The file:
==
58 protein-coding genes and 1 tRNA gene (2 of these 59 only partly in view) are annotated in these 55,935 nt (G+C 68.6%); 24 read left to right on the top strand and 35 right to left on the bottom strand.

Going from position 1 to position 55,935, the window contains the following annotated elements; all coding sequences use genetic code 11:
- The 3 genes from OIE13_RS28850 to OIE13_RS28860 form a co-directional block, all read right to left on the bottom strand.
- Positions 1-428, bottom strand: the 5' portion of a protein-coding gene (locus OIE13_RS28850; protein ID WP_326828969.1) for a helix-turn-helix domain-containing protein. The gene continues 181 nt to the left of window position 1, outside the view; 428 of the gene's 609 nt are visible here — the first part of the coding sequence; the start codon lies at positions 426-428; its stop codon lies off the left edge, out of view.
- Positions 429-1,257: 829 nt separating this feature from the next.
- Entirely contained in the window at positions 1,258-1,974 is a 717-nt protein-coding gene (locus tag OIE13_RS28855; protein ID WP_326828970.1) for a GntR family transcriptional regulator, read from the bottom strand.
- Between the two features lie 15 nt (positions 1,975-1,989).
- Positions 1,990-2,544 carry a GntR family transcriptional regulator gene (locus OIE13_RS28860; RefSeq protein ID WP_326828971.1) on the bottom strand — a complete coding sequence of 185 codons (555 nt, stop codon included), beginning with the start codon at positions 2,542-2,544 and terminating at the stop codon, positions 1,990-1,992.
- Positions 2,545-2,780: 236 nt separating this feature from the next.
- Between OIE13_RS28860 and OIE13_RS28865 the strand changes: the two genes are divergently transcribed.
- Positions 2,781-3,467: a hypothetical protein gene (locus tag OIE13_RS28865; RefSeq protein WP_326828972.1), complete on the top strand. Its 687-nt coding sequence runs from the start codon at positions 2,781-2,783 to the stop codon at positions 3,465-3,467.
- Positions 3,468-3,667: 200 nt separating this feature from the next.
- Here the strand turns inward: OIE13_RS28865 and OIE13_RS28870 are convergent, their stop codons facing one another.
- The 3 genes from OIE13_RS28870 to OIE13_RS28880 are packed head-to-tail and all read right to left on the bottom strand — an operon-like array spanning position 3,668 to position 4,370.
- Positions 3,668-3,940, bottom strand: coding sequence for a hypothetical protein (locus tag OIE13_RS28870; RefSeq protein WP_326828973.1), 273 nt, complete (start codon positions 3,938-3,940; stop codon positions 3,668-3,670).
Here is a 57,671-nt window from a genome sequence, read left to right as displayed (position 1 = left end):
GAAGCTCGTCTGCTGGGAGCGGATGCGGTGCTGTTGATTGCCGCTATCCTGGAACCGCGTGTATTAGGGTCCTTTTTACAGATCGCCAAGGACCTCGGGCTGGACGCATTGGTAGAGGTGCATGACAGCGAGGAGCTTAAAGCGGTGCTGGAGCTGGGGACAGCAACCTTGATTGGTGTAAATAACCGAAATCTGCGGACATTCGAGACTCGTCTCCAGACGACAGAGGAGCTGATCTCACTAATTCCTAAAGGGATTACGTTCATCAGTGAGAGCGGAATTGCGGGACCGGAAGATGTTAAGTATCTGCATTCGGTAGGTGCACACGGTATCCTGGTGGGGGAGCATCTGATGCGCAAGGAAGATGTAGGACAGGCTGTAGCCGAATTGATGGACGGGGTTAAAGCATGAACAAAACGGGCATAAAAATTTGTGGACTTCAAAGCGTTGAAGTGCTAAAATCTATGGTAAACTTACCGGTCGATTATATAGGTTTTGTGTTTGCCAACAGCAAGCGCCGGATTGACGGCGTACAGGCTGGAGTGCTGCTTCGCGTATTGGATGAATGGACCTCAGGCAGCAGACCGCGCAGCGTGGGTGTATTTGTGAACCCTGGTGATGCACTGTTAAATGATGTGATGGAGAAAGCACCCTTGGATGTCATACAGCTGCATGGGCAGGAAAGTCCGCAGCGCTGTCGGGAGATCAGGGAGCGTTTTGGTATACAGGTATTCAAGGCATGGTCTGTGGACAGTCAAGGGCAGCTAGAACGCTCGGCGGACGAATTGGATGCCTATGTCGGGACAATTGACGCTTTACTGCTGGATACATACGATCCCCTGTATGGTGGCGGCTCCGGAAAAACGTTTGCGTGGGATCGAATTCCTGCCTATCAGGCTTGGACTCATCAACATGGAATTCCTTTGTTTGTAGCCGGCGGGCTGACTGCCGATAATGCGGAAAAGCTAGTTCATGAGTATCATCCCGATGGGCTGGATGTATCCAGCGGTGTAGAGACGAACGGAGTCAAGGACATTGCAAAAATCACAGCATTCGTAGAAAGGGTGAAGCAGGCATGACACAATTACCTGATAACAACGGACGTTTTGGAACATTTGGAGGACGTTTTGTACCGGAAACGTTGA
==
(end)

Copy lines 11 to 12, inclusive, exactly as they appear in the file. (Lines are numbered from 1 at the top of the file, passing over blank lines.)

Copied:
- Positions 2,781-3,467: a hypothetical protein gene (locus tag OIE13_RS28865; RefSeq protein WP_326828972.1), complete on the top strand. Its 687-nt coding sequence runs from the start codon at positions 2,781-2,783 to the stop codon at positions 3,465-3,467.
- Positions 3,468-3,667: 200 nt separating this feature from the next.